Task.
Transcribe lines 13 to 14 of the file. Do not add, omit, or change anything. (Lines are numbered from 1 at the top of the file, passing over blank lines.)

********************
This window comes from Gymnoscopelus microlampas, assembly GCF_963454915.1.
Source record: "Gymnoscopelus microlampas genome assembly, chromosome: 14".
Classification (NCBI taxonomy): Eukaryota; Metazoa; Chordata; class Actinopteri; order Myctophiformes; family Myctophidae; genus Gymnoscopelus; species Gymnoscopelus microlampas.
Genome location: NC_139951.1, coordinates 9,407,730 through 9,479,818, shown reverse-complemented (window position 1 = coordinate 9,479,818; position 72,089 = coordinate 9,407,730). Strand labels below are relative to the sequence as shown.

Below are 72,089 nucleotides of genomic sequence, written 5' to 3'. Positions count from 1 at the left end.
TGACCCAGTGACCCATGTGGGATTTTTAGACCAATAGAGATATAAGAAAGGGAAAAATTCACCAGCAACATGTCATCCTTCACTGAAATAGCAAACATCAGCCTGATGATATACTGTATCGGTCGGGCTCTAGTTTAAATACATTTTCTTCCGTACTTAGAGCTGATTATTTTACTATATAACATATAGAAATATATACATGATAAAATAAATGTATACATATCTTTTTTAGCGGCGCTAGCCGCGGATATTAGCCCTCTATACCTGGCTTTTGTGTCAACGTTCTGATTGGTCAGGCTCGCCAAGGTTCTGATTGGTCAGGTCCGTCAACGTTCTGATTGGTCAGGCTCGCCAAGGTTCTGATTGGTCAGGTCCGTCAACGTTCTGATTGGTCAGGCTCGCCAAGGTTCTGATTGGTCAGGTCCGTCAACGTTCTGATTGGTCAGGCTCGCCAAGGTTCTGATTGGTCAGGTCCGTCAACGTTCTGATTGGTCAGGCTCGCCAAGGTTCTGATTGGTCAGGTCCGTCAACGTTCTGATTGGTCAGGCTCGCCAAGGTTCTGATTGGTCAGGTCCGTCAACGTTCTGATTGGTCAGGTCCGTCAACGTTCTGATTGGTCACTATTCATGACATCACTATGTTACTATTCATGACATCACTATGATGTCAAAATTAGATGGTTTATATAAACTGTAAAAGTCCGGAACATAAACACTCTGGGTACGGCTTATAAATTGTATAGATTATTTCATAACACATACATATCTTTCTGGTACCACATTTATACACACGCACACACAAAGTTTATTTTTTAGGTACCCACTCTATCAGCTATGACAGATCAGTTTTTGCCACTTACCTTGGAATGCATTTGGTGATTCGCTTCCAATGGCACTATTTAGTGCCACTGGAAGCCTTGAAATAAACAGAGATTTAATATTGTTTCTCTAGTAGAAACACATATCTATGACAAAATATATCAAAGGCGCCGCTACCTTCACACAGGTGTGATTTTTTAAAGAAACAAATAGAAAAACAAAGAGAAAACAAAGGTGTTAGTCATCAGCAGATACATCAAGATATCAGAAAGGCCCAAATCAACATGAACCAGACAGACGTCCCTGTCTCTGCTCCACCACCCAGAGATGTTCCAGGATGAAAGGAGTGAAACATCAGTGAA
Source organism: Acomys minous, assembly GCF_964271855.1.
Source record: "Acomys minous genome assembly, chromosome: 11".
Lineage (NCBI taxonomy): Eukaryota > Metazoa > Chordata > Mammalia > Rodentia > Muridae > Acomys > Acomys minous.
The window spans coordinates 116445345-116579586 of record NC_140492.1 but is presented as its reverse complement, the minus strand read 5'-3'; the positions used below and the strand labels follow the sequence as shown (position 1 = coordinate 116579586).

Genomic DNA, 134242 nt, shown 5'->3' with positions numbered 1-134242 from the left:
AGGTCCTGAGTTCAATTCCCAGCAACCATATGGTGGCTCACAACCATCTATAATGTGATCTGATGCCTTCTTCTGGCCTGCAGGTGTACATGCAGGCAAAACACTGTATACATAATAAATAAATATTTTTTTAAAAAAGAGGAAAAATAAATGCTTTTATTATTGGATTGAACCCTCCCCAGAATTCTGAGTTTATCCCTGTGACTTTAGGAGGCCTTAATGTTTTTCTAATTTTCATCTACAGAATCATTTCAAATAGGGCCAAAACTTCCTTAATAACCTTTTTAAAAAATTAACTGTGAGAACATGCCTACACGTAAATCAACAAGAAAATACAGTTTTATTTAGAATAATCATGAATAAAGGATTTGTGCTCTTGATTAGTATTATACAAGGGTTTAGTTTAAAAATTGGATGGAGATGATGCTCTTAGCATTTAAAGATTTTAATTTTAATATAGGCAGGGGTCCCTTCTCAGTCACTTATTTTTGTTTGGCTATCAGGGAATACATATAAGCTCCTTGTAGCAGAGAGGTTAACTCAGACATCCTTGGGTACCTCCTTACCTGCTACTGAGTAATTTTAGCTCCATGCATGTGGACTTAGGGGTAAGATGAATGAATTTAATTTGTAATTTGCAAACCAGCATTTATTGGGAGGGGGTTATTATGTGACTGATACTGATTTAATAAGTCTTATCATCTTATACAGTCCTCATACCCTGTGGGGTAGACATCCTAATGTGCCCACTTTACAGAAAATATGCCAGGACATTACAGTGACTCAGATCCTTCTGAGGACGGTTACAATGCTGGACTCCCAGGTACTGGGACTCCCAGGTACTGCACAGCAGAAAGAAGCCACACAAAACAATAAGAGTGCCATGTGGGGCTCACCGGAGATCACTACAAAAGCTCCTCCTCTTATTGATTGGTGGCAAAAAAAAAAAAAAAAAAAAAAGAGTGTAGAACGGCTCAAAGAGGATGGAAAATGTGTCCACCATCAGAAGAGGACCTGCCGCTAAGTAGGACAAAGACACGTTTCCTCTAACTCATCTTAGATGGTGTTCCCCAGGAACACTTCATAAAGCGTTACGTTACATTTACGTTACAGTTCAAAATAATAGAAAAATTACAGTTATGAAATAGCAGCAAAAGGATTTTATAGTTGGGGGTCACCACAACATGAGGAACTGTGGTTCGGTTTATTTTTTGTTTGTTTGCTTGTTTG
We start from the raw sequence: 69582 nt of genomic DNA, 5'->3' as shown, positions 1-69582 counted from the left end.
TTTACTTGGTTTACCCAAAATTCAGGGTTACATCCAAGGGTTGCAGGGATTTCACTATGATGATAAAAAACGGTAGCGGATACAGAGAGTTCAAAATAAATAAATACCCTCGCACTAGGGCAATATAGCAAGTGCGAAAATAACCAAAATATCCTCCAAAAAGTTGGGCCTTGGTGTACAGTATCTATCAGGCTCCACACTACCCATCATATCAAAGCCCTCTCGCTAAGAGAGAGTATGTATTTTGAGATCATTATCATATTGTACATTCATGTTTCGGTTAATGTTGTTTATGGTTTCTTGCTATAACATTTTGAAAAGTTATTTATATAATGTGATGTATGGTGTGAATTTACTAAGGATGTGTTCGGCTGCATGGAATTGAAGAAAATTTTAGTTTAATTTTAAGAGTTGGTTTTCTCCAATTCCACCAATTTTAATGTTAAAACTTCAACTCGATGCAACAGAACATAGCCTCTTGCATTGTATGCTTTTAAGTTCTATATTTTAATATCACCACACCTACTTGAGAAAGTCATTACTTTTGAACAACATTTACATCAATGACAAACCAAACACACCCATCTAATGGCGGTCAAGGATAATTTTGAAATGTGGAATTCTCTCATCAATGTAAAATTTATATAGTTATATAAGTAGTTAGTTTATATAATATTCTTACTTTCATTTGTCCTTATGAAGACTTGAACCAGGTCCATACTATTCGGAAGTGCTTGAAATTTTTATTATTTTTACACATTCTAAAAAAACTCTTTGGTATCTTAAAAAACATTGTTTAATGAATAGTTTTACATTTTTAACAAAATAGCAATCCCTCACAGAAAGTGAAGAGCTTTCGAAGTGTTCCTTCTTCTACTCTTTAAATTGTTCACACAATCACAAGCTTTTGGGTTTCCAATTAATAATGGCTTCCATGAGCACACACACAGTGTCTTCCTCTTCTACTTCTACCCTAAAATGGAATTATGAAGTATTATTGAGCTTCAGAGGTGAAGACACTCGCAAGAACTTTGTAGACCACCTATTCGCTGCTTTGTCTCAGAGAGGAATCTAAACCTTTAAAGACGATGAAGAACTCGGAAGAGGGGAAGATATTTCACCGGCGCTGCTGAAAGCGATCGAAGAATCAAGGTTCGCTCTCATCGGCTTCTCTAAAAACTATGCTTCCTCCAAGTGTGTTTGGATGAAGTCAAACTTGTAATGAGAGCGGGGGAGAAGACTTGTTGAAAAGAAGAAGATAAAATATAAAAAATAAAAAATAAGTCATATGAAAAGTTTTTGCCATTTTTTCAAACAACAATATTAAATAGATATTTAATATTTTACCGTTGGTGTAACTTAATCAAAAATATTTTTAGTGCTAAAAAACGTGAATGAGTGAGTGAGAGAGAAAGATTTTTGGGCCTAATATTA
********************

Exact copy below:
We start from the raw sequence: 69582 nt of genomic DNA, 5'->3' as shown, positions 1-69582 counted from the left end.
TTTACTTGGTTTACCCAAAATTCAGGGTTACATCCAAGGGTTGCAGGGATTTCACTATGATGATAAAAAACGGTAGCGGATACAGAGAGTTCAAAATAAATAAATACCCTCGCACTAGGGCAATATAGCAAGTGCGAAAATAACCAAAATATCCTCCAAAAAGTTGGGCCTTGGTGTACAGTATCTATCAGGCTCCACACTACCCATCATATCAAAGCCCTCTCGCTAAGAGAGAGTATGTATTTTGAGATCATTATCATATTGTACATTCATGTTTCGGTTAATGTTGTTTATGGTTTCTTGCTATAACATTTTGAAAAGTTATTTATATAATGTGATGTATGGTGTGAATTTACTAAGGATGTGTTCGGCTGCATGGAATTGAAGAAAATTTTAGTTTAATTTTAAGAGTTGGTTTTCTCCAATTCCACCAATTTTAATGTTAAAACTTCAACTCGATGCAACAGAACATAGCCTCTTGCATTGTATGCTTTTAAGTTCTATATTTTAATATCACCACACCTACTTGAGAAAGTCATTACTTTTGAACAACATTTACATCAATGACAAACCAAACACACCCATCTAATGGCGGTCAAGGATAATTTTGAAATGTGGAATTCTCTCATCAATGTAAAATTTATATAGTTATATAAGTAGTTAGTTTATATAATATTCTTACTTTCATTTGTCCTTATGAAGACTTGAACCAGGTCCATACTATTCGGAAGTGCTTGAAATTTTTATTATTTTTACACATTCTAAAAAAACTCTTTGGTATCTTAAAAAACATTGTTTAATGAATAGTTTTACATTTTTAACAAAATAGCAATCCCTCACAGAAAGTGAAGAGCTTTCGAAGTGTTCCTTCTTCTACTCTTTAAATTGTTCACACAATCACAAGCTTTTGGGTTTCCAATTAATAATGGCTTCCATGAGCACACACACAGTGTCTTCCTCTTCTACTTCTACCCTAAAATGGAATTATGAAGTATTATTGAGCTTCAGAGGTGAAGACACTCGCAAGAACTTTGTAGACCACCTATTCGCTGCTTTGTCTCAGAGAGGAATCTAAACCTTTAAAGACGATGAAGAACTCGGAAGAGGGGAAGATATTTCACCGGCGCTGCTGAAAGCGATCGAAGAATCAAGGTTCGCTCTCATCGGCTTCTCTAAAAACTATGCTTCCTCCAAGTGTGTTTGGATGAAGTCAAACTTGTAATGAGAGCGGGGGAGAAGACTTGTTGAAAAGAAGAAGATAAAATATAAAAAATAAAAAATAAGTCATATGAAAAGTTTTTGCCATTTTTTCAAACAACAATATTAAATAGATATTTAATATTTTACCGTTGGTGTAACTTAATCAAAAATATTTTTAGTGCTAAAAAACGTGAATGAGTGAGTGAGAGAGAAAGATTTTTGGGCCTAATATTA